Writer-director Chad Hartigan’s Sundance darling, Morris from America, is a small film with a deceptively simple premise: A young African-American from the Bronx suffers the slings and arrows of outrageous adolescence in Heidelberg, Germany. As it turns out, what could’ve amounted to little more than a rote exercise in fish-out-of-water antics is, in fact, an effective and moving portrayal of the existential dilemmas inherent to impending adulthood.
Hartigan’s script hits the compulsory coming-of-age notes, but does so without the melodrama such undertakings typically entail. His characters are relatable and well-rounded with a depth and dimensionality that defy the film’s 91-minute running time. Hartigan passes up the easy jokes in favor of a more nuanced sense of humor, and the script is funnier for the effort. But Morris is not, strictly speaking, a comedy. It’s a charming and endearing exploration of identity — and the suffering that establishing a genuine one so often entails.
What works in Morris’ script is the distinct relatability of its characters’ struggles and the empathy it manages to build with the audience over the course of the film. The story never delves into saccharine self-indulgence, instead tugging at the heartstrings without becoming trite or hackneyed. Who can’t identify with feeling like a complete outsider or having an unrequited crush on the wrong person? Morris from America manages to touch on such ideas without making them feel clichéd. Perhaps its greatest accomplishment, however, is its deft handling of the casual racism still endemic on both sides of the pond. As Morris’ peers try to coax him into a pickup basketball game strictly on the basis of his ethnicity, the movie’s points about ignorance and prejudice are raised much more effectively than would have been the case if the blatant bigotry of “German d—heads” (as Morris puts it) were more egregious.
But Morris is not just about the challenges confronted by its title character, it’s about the way we are defined by our environment as well as our choices. As such, the cast faces a particularly difficult challenge as well. Thankfully, the central performances are strong across the board. Karla Juri is endearingly ineffectual as Morris’ 20-something German tutor-armchair therapist, and Lina Keller is both engaging and appalling as Morris’ older love interest (and occasional tormentor). But the best scenes in this film belong to the interactions between Markees Christmas as Morris and Craig Robinson as widowed dad Curtis. Making his feature debut, Christmas shows remarkable restraint and subtlety for a child actor, and fans of Robinson’s deadpan comedic delivery will find it equally effective for more dramatic purposes. There is no ambiguity about the difficulties faced by these two characters, but Christmas and Robinson never allow the slightest hint of self-pity to creep into their performances, leaving the audience with the impression that this father-son bond is strong enough to overcome any obstacle.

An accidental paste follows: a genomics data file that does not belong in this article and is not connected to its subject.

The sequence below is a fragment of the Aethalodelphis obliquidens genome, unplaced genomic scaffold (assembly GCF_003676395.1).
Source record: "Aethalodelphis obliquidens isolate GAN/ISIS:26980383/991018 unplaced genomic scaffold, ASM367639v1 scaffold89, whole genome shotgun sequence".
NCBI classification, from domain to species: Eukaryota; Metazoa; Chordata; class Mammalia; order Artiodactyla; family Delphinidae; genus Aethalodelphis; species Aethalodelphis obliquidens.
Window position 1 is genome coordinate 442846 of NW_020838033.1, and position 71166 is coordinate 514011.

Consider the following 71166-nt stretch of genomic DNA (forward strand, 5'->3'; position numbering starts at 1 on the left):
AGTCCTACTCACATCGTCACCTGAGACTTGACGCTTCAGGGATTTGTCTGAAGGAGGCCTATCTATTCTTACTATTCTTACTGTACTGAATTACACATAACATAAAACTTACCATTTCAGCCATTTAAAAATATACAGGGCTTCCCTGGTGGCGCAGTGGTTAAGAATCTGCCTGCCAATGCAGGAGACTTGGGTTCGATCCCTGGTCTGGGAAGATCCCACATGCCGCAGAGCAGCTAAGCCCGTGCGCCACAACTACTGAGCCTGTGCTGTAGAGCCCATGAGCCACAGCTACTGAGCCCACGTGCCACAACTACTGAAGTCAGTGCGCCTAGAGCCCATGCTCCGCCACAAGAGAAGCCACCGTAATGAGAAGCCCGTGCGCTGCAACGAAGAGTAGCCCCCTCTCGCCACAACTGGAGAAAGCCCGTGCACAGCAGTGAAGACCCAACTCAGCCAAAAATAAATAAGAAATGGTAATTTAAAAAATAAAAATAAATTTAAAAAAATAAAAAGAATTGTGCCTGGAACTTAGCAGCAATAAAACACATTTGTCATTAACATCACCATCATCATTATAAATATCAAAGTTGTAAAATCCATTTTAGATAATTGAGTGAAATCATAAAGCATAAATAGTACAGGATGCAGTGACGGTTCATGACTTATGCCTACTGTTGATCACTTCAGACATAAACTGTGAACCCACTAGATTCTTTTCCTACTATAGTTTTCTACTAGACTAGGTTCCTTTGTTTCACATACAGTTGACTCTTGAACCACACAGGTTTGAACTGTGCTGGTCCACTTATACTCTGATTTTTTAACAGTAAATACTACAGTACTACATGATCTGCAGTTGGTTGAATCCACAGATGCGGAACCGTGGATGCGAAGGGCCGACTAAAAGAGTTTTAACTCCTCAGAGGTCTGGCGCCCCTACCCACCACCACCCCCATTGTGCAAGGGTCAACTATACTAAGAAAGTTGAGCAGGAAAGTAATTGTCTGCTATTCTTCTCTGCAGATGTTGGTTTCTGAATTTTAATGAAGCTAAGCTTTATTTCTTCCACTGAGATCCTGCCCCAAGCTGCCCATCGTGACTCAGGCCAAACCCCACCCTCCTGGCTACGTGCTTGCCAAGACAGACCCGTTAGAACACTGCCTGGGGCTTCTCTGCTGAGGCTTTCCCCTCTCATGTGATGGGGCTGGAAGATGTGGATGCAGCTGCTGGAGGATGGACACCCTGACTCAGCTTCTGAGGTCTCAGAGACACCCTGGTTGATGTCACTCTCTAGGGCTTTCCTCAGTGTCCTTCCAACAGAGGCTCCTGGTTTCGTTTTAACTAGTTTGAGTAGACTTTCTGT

Hartigan’s stylistic acumen is as distinctive as his characters, with his visual palette aided significantly by location shoots in Heidelberg. As a director, Hartigan has grown significantly since his last feature, the decidedly minimalistic This is Martin Bonner (2013). But, like his title character, Hartigan could be described as having entered an awkward phase as a filmmaker. Some of his stylistic flourishes — a hip-hop-driven fantasy sequence in a museum and a few obtrusive iris wipes — feel a bit forced. Minor shortcomings aside, Hartigan’s eye as director is unique, and his willingness to take risks promises greater things to come.
When I first learned of this film’s superficially sentimental storyline, I anticipated a rare misstep in studio A24’s decision to distribute. I couldn’t have been more wrong. Morris from America fits squarely within the wheelhouse of the studio’s outstanding offerings over the last few years. Morris is a film that bridges divides both cultural and expectational with a rare blend of pathos and perspective that challenges preconceptions and defies clichés. Like the phenomenally good Hunt for the Wilderpeople, Morris is a film with surprising heart and a charismatic young lead who plays it straight instead of veering into precociousness. It’s a movie that I never expected to enjoy, but one that I recommend without reservation. Rated R for teen drug use and partying, sexual material, brief nudity and language throughout.
Opens Friday at The Grail Moviehouse